Coalition calls for cannabis regulation, ban for youth

PHOTO: A coalition pushes for regulation on cannabis, especially for children. (via Freepix)

If like many, you doubted the legalisation of cannabis without regulation in Thailand as too good to be true, the backlash that has already begun will be no surprise. PM Prayut Chan-o-Cha has already curbed cannabis patents to prevent foreign market domination and banned its use on military sites, while vendors selling joints were shut down on Khaosan Road after viral videos spawned complaints that the plant was being used for recreational pleasure, not medical treatments.

Astonishingly, the Thai Parliament is yet to deliberate on a Bill to legislate controls in the cultivation and use of cannabis and marijuana products at this time, leaving a legislative twilight zone and a current ‘free for all’.

Now the government is under pressure to ban young people from access to cannabis and regulate recreational use after 33 organisations joined together to submit a letter calling for action yesterday. The letter was delivered to the chairman of the House committee studying the hemp and cannabis bill, Bhumjaithai Party MP Supachai Jaisamut. It was submitted on behalf of a coalition of 33 child development organisations by the director of the Baan Kanchanapisek Vocational Juvenile Training Centre for Boys.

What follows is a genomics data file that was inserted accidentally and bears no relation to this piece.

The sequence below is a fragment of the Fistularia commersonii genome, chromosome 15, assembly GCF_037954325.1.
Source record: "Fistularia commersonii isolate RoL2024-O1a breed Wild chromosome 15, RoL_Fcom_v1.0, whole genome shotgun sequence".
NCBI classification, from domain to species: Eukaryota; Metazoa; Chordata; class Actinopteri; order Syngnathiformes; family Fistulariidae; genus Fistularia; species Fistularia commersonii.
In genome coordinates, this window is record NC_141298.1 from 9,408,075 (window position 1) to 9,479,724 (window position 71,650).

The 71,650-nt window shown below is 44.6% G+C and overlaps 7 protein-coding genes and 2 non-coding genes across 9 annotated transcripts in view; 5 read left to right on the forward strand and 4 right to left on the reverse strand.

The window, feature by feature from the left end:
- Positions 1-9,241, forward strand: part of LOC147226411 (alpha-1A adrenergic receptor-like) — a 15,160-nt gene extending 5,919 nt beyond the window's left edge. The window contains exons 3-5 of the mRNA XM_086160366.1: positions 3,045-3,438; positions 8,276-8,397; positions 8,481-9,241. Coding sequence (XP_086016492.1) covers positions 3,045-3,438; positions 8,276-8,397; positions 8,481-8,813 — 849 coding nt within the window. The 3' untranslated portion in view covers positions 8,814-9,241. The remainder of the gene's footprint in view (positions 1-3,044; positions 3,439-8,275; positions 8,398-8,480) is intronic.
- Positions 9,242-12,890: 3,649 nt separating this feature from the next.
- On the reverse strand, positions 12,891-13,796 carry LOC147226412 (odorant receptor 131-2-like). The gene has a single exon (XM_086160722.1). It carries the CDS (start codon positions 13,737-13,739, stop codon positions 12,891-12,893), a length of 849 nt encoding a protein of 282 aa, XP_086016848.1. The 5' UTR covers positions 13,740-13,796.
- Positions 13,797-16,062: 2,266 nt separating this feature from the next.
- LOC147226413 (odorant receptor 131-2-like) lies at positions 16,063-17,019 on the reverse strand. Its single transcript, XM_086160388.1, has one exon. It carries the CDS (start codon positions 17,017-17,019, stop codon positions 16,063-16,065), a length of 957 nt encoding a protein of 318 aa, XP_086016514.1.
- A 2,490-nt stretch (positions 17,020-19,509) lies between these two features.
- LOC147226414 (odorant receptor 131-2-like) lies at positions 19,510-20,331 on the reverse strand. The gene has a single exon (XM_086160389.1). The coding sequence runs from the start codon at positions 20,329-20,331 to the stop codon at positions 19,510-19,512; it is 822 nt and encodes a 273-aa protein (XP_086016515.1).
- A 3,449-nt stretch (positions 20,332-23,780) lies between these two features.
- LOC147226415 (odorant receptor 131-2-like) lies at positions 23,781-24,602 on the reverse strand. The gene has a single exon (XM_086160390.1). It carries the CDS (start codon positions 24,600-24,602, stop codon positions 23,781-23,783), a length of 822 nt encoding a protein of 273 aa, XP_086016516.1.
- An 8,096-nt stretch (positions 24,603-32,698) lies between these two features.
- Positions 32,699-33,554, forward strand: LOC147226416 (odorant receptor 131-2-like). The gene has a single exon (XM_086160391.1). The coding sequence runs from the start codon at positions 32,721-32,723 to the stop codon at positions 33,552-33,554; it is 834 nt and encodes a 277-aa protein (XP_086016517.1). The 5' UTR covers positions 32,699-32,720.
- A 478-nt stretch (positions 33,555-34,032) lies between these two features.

She argues that a substance that was illegal on June 8 magically saw immediate and widespread availability following the decriminalisation of cannabis on June 9, and the lack of regulation puts at-risk groups like teens and children, as well as pregnant women, in harm’s way. The Ministry of Public Health’s official position is that cannabis was legalised in order to provide medicinal use, not recreational use, but no specific rules were put in place with the decriminalisation.

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As of now, after June 9, there are little to no regulations on the public’s virtually unfettered access to plants, dried flowers, or cannabis-infused products. Not only can anyone buy cannabis products, but there are no restrictions on how much cannabis a product can contain, and no laws against consuming the products and engaging in activities like driving, unlike alcohol.

The government is scrutinising a regulation bill currently, but as of now, cannabis is a free-for-all and that has these 33 organisations more than a little worried. A draft has been accepted by parliament, but the chairman of a House committee said they would accept requests for carefully considered revisions.

The bill aims to ban cannabis for pregnant women, people with mental disorders, and young people. The director of the Centre for Boys is pushing for this bill to bring some solid regulation to the new cannabis frontier.

“We demand strict regulations on the use of cannabis either for processing, consumption, distribution, or advertising. We also want the law to restrict access to cannabis among youths under 20 years of age, and to not allow people to consume cannabis and drive, as well as mandate clear punishments among other regulations to protect our kids.”

SOURCE: Bangkok Post

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Neill Fronde

Neill is a journalist from the United States with 10+ years broadcasting experience and national news and magazine publications. He graduated with a degree in journalism and communications from the University of California and has been living in Thailand since 2014.

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